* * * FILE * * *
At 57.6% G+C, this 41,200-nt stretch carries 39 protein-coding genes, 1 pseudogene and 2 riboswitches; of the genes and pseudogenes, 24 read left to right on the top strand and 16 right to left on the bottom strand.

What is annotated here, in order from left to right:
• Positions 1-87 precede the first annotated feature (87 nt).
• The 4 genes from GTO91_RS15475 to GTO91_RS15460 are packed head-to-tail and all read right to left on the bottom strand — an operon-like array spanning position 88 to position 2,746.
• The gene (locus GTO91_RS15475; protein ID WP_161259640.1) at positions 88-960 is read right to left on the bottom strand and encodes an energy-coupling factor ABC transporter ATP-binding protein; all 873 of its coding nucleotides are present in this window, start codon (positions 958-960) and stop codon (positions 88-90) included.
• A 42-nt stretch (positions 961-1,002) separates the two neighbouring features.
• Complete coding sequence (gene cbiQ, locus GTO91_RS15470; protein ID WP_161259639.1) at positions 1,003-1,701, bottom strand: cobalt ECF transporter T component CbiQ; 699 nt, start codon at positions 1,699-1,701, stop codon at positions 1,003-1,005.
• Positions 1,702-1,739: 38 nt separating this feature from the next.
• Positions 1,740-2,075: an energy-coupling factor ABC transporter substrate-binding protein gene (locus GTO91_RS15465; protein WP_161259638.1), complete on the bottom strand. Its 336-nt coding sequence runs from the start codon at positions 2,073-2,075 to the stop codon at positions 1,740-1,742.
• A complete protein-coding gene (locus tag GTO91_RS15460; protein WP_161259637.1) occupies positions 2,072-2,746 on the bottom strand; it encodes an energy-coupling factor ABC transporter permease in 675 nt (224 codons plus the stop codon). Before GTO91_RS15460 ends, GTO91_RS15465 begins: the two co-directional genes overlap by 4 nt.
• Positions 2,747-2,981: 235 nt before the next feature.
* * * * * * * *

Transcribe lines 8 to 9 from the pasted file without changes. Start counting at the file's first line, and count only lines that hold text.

• Positions 1,702-1,739: 38 nt separating this feature from the next.
• Positions 1,740-2,075: an energy-coupling factor ABC transporter substrate-binding protein gene (locus GTO91_RS15465; protein WP_161259638.1), complete on the bottom strand. Its 336-nt coding sequence runs from the start codon at positions 2,073-2,075 to the stop codon at positions 1,740-1,742.